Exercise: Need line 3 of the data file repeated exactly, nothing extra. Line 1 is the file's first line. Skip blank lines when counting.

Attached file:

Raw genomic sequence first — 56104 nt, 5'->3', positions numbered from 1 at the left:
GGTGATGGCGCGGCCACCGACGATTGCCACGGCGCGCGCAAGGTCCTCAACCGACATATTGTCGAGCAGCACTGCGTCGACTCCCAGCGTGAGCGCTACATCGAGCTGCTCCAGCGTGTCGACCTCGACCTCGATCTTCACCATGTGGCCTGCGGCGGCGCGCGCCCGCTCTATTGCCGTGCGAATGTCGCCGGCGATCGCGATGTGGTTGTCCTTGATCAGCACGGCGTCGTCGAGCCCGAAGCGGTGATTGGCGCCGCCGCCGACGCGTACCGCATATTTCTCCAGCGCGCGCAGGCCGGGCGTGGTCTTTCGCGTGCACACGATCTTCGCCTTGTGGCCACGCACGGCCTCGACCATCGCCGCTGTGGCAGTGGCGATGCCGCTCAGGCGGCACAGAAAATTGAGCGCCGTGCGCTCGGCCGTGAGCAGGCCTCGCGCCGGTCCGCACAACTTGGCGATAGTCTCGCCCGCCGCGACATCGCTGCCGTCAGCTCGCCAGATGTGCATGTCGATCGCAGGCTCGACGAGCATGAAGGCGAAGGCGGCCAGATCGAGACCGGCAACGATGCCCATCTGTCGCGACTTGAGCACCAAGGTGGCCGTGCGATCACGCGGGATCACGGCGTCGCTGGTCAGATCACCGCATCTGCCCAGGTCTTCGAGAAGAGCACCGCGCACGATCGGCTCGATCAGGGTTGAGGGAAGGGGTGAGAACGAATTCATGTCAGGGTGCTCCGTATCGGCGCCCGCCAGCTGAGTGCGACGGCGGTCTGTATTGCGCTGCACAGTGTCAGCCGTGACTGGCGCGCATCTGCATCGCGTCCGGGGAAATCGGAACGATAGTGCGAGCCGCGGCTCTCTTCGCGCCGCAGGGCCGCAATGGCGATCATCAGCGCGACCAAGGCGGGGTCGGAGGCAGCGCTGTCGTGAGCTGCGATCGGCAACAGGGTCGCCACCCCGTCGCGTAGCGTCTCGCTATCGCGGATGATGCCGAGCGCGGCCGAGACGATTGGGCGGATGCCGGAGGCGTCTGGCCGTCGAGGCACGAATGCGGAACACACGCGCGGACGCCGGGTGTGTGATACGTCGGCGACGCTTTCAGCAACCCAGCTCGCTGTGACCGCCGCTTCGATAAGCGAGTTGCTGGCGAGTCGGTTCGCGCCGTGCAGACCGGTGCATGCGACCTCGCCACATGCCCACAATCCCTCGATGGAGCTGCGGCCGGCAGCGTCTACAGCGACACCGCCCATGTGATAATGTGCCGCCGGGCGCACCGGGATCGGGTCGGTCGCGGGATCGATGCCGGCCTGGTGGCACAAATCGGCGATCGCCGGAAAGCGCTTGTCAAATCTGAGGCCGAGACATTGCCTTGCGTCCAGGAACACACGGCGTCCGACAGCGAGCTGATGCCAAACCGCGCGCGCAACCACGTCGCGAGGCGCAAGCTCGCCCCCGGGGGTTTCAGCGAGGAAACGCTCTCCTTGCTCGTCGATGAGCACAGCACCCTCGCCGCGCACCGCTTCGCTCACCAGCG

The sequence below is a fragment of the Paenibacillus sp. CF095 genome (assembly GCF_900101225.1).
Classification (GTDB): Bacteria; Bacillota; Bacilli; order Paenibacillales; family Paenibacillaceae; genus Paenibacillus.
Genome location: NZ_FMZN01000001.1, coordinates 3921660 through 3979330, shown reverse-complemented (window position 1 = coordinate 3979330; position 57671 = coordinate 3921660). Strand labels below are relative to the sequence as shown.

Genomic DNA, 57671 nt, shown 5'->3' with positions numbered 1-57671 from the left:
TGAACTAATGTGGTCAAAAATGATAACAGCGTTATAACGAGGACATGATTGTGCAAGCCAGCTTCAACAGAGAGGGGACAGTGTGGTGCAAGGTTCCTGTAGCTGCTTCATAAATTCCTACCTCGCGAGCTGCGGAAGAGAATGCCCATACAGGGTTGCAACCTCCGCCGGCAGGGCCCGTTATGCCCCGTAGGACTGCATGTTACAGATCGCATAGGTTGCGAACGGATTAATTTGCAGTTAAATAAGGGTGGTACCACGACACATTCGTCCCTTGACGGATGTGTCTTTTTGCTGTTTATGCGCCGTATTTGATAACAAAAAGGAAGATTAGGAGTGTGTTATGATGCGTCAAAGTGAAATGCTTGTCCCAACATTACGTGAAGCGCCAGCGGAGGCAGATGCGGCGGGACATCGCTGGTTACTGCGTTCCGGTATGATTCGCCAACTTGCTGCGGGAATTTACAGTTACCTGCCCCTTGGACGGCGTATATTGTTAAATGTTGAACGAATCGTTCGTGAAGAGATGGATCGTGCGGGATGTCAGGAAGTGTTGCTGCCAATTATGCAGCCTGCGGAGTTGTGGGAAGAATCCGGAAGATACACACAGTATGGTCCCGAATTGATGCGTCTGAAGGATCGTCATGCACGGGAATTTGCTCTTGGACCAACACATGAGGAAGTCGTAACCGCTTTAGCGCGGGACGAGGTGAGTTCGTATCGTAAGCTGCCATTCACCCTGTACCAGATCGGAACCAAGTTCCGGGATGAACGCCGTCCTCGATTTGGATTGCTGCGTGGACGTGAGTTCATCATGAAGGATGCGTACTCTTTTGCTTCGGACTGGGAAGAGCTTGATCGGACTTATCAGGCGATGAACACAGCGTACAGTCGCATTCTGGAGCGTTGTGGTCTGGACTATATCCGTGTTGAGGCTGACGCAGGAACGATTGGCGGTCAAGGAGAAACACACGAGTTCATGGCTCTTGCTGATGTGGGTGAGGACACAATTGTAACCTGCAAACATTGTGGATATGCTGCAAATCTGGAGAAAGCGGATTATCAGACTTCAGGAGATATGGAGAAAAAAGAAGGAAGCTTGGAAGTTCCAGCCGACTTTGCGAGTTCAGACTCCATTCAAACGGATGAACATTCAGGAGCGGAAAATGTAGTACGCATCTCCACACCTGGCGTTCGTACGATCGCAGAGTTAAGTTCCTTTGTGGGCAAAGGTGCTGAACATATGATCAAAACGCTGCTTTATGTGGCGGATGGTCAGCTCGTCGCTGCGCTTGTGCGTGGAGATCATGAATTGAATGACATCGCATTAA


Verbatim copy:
The sequence below is a fragment of the Paenibacillus sp. CF095 genome (assembly GCF_900101225.1).